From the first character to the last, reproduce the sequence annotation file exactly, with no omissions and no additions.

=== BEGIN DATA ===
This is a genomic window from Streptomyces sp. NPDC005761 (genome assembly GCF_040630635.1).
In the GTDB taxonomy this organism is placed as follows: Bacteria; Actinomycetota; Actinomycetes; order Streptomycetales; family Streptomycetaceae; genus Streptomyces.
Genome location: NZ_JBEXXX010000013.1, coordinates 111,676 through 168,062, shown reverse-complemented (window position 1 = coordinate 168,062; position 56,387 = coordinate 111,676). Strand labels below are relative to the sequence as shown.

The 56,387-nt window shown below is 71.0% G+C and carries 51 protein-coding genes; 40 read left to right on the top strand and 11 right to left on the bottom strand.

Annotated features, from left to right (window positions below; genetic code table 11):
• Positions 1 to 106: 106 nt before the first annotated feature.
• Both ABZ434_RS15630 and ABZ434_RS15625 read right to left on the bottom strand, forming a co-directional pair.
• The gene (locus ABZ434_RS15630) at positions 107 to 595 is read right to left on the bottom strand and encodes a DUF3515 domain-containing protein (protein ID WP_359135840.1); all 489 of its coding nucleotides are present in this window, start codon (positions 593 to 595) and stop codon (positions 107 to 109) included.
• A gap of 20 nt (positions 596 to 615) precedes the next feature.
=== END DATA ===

This is a genomic window from Streptomyces sp. NPDC005761 (genome assembly GCF_040630635.1).
In the GTDB taxonomy this organism is placed as follows: Bacteria; Actinomycetota; Actinomycetes; order Streptomycetales; family Streptomycetaceae; genus Streptomyces.
Genome location: NZ_JBEXXX010000013.1, coordinates 111,676 through 168,062, shown reverse-complemented (window position 1 = coordinate 168,062; position 56,387 = coordinate 111,676). Strand labels below are relative to the sequence as shown.

The 56,387-nt window shown below is 71.0% G+C and carries 51 protein-coding genes; 40 read left to right on the top strand and 11 right to left on the bottom strand.

Annotated features, from left to right (window positions below; genetic code table 11):
• Positions 1 to 106: 106 nt before the first annotated feature.
• Both ABZ434_RS15630 and ABZ434_RS15625 read right to left on the bottom strand, forming a co-directional pair.
• The gene (locus ABZ434_RS15630) at positions 107 to 595 is read right to left on the bottom strand and encodes a DUF3515 domain-containing protein (protein ID WP_359135840.1); all 489 of its coding nucleotides are present in this window, start codon (positions 593 to 595) and stop codon (positions 107 to 109) included.
• A gap of 20 nt (positions 596 to 615) precedes the next feature.